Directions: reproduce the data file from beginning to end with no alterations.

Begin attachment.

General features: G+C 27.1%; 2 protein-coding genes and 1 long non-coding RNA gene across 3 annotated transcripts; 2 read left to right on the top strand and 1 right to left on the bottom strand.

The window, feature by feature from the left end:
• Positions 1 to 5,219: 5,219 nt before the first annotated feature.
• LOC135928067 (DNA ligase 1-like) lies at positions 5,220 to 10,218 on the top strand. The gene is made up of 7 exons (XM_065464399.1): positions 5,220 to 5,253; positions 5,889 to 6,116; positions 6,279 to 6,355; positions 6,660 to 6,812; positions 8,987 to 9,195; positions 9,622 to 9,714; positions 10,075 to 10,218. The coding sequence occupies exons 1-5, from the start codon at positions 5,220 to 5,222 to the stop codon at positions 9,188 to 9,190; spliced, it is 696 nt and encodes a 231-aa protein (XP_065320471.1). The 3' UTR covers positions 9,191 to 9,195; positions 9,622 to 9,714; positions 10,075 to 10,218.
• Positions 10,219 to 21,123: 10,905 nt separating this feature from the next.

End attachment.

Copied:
General features: G+C 27.1%; 2 protein-coding genes and 1 long non-coding RNA gene across 3 annotated transcripts; 2 read left to right on the top strand and 1 right to left on the bottom strand.

The window, feature by feature from the left end:
• Positions 1 to 5,219: 5,219 nt before the first annotated feature.
• LOC135928067 (DNA ligase 1-like) lies at positions 5,220 to 10,218 on the top strand. The gene is made up of 7 exons (XM_065464399.1): positions 5,220 to 5,253; positions 5,889 to 6,116; positions 6,279 to 6,355; positions 6,660 to 6,812; positions 8,987 to 9,195; positions 9,622 to 9,714; positions 10,075 to 10,218. The coding sequence occupies exons 1-5, from the start codon at positions 5,220 to 5,222 to the stop codon at positions 9,188 to 9,190; spliced, it is 696 nt and encodes a 231-aa protein (XP_065320471.1). The 3' UTR covers positions 9,191 to 9,195; positions 9,622 to 9,714; positions 10,075 to 10,218.
• Positions 10,219 to 21,123: 10,905 nt separating this feature from the next.